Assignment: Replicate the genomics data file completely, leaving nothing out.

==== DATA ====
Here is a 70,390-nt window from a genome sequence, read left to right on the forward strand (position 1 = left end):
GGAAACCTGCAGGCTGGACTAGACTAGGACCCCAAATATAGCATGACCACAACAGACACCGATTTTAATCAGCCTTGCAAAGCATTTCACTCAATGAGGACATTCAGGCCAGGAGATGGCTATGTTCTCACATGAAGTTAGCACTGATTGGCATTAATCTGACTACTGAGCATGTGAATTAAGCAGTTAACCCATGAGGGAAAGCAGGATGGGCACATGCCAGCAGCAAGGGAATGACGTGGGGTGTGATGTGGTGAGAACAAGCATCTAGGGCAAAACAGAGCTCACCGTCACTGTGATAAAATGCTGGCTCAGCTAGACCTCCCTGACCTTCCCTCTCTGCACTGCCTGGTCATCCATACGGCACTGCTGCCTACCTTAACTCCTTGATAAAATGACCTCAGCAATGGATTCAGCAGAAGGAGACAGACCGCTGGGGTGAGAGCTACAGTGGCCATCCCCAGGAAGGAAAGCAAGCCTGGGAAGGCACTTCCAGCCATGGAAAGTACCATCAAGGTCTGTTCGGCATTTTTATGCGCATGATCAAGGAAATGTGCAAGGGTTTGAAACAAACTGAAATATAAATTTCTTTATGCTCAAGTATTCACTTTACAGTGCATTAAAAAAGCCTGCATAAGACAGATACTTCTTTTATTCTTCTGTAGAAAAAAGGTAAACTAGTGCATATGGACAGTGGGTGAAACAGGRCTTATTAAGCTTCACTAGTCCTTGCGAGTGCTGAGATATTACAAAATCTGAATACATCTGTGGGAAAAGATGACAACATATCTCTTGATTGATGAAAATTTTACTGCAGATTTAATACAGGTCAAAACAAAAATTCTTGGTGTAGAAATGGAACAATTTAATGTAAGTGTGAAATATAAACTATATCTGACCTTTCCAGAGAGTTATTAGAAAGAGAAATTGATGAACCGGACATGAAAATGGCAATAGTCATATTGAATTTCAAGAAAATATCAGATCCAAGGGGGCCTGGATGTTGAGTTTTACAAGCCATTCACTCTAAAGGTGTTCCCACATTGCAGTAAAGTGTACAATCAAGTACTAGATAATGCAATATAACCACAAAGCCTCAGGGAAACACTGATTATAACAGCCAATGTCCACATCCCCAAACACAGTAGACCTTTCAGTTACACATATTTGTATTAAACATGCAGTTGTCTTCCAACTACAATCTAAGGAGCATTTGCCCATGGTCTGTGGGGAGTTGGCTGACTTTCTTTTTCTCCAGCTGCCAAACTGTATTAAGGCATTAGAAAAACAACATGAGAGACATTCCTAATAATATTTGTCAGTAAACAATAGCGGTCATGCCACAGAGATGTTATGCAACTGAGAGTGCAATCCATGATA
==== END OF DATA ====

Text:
Here is a 70,390-nt window from a genome sequence, read left to right on the forward strand (position 1 = left end):
GGAAACCTGCAGGCTGGACTAGACTAGGACCCCAAATATAGCATGACCACAACAGACACCGATTTTAATCAGCCTTGCAAAGCATTTCACTCAATGAGGACATTCAGGCCAGGAGATGGCTATGTTCTCACATGAAGTTAGCACTGATTGGCATTAATCTGACTACTGAGCATGTGAATTAAGCAGTTAACCCATGAGGGAAAGCAGGATGGGCACATGCCAGCAGCAAGGGAATGACGTGGGGTGTGATGTGGTGAGAACAAGCATCTAGGGCAAAACAGAGCTCACCGTCACTGTGATAAAATGCTGGCTCAGCTAGACCTCCCTGACCTTCCCTCTCTGCACTGCCTGGTCATCCATACGGCACTGCTGCCTACCTTAACTCCTTGATAAAATGACCTCAGCAATGGATTCAGCAGAAGGAGACAGACCGCTGGGGTGAGAGCTACAGTGGCCATCCCCAGGAAGGAAAGCAAGCCTGGGAAGGCACTTCCAGCCATGGAAAGTACCATCAAGGTCTGTTCGGCATTTTTATGCGCATGATCAAGGAAATGTGCAAGGGTTTGAAACAAACTGAAATATAAATTTCTTTATGCTCAAGTATTCACTTTACAGTGCATTAAAAAAGCCTGCATAAGACAGATACTTCTTTTATTCTTCTGTAGAAAAAAGGTAAACTAGTGCATATGGACAGTGGGTGAAACAGGRCTTATTAAGCTTCACTAGTCCTTGCGAGTGCTGAGATATTACAAAATCTGAATACATCTGTGGGAAAAGATGACAACATATCTCTTGATTGATGAAAATTTTACTGCAGATTTAATACAGGTCAAAACAAAAATTCTTGGTGTAGAAATGGAACAATTTAATGTAAGTGTGAAATATAAACTATATCTGACCTTTCCAGAGAGTTATTAGAAAGAGAAATTGATGAACCGGACATGAAAATGGCAATAGTCATATTGAATTTCAAGAAAATATCAGATCCAAGGGGGCCTGGATGTTGAGTTTTACAAGCCATTCACTCTAAAGGTGTTCCCACATTGCAGTAAAGTGTACAATCAAGTACTAGATAATGCAATATAACCACAAAGCCTCAGGGAAACACTGATTATAACAGCCAATGTCCACATCCCCAAACACAGTAGACCTTTCAGTTACACATATTTGTATTAAACATGCAGTTGTCTTCCAACTACAATCTAAGGAGCATTTGCCCATGGTCTGTGGGGAGTTGGCTGACTTTCTTTTTCTCCAGCTGCCAAACTGTATTAAGGCATTAGAAAAACAACATGAGAGACATTCCTAATAATATTTGTCAGTAAACAATAGCGGTCATGCCACAGAGATGTTATGCAACTGAGAGTGCAATCCATGATA